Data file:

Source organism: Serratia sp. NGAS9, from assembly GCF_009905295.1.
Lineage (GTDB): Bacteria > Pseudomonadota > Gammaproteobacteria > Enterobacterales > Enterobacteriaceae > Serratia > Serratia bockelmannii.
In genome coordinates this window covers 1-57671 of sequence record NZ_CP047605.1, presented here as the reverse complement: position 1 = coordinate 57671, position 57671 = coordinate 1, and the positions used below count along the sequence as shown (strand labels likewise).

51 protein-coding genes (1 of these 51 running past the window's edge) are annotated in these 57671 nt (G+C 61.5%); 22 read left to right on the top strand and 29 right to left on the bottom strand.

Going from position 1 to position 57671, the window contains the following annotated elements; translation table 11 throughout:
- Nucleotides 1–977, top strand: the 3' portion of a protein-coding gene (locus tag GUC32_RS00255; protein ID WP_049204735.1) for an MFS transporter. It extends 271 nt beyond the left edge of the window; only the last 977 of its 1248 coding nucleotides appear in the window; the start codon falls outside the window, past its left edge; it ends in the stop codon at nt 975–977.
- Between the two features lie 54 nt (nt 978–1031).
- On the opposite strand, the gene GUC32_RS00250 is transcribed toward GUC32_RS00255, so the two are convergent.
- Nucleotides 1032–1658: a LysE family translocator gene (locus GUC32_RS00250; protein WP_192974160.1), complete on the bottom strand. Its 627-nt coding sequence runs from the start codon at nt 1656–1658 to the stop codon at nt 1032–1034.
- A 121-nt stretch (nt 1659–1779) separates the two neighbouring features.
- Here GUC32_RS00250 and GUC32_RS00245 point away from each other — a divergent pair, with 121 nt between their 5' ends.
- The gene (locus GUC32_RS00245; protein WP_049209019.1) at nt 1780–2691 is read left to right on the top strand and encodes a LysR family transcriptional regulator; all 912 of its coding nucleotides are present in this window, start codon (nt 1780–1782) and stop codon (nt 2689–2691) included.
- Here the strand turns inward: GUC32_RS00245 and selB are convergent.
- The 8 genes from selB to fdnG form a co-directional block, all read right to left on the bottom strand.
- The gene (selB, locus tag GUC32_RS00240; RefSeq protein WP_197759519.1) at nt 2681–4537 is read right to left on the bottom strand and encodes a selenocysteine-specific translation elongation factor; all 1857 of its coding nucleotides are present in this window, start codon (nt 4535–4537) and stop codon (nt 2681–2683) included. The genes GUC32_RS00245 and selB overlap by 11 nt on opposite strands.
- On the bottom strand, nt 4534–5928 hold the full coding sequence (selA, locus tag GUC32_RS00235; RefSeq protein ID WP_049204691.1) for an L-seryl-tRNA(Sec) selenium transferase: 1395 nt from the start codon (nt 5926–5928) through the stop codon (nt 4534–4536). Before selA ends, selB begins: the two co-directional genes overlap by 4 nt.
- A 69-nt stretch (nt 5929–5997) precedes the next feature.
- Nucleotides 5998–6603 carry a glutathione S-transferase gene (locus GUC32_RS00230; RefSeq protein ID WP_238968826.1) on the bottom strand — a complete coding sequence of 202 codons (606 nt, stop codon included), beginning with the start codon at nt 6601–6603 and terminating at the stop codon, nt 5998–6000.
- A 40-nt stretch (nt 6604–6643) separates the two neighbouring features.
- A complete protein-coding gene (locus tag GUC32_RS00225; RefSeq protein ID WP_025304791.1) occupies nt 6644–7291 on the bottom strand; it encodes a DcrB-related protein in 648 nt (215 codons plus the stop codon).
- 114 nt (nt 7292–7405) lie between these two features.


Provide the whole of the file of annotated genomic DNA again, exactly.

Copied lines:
Source organism: Serratia sp. NGAS9, from assembly GCF_009905295.1.
Lineage (GTDB): Bacteria > Pseudomonadota > Gammaproteobacteria > Enterobacterales > Enterobacteriaceae > Serratia > Serratia bockelmannii.
In genome coordinates this window covers 1-57671 of sequence record NZ_CP047605.1, presented here as the reverse complement: position 1 = coordinate 57671, position 57671 = coordinate 1, and the positions used below count along the sequence as shown (strand labels likewise).

51 protein-coding genes (1 of these 51 running past the window's edge) are annotated in these 57671 nt (G+C 61.5%); 22 read left to right on the top strand and 29 right to left on the bottom strand.

Going from position 1 to position 57671, the window contains the following annotated elements; translation table 11 throughout:
- Nucleotides 1–977, top strand: the 3' portion of a protein-coding gene (locus tag GUC32_RS00255; protein ID WP_049204735.1) for an MFS transporter. It extends 271 nt beyond the left edge of the window; only the last 977 of its 1248 coding nucleotides appear in the window; the start codon falls outside the window, past its left edge; it ends in the stop codon at nt 975–977.
- Between the two features lie 54 nt (nt 978–1031).
- On the opposite strand, the gene GUC32_RS00250 is transcribed toward GUC32_RS00255, so the two are convergent.
- Nucleotides 1032–1658: a LysE family translocator gene (locus GUC32_RS00250; protein WP_192974160.1), complete on the bottom strand. Its 627-nt coding sequence runs from the start codon at nt 1656–1658 to the stop codon at nt 1032–1034.
- A 121-nt stretch (nt 1659–1779) separates the two neighbouring features.
- Here GUC32_RS00250 and GUC32_RS00245 point away from each other — a divergent pair, with 121 nt between their 5' ends.
- The gene (locus GUC32_RS00245; protein WP_049209019.1) at nt 1780–2691 is read left to right on the top strand and encodes a LysR family transcriptional regulator; all 912 of its coding nucleotides are present in this window, start codon (nt 1780–1782) and stop codon (nt 2689–2691) included.
- Here the strand turns inward: GUC32_RS00245 and selB are convergent.
- The 8 genes from selB to fdnG form a co-directional block, all read right to left on the bottom strand.
- The gene (selB, locus tag GUC32_RS00240; RefSeq protein WP_197759519.1) at nt 2681–4537 is read right to left on the bottom strand and encodes a selenocysteine-specific translation elongation factor; all 1857 of its coding nucleotides are present in this window, start codon (nt 4535–4537) and stop codon (nt 2681–2683) included. The genes GUC32_RS00245 and selB overlap by 11 nt on opposite strands.
- On the bottom strand, nt 4534–5928 hold the full coding sequence (selA, locus tag GUC32_RS00235; RefSeq protein ID WP_049204691.1) for an L-seryl-tRNA(Sec) selenium transferase: 1395 nt from the start codon (nt 5926–5928) through the stop codon (nt 4534–4536). Before selA ends, selB begins: the two co-directional genes overlap by 4 nt.
- A 69-nt stretch (nt 5929–5997) precedes the next feature.
- Nucleotides 5998–6603 carry a glutathione S-transferase gene (locus GUC32_RS00230; RefSeq protein ID WP_238968826.1) on the bottom strand — a complete coding sequence of 202 codons (606 nt, stop codon included), beginning with the start codon at nt 6601–6603 and terminating at the stop codon, nt 5998–6000.
- A 40-nt stretch (nt 6604–6643) separates the two neighbouring features.
- A complete protein-coding gene (locus tag GUC32_RS00225; RefSeq protein ID WP_025304791.1) occupies nt 6644–7291 on the bottom strand; it encodes a DcrB-related protein in 648 nt (215 codons plus the stop codon).
- 114 nt (nt 7292–7405) lie between these two features.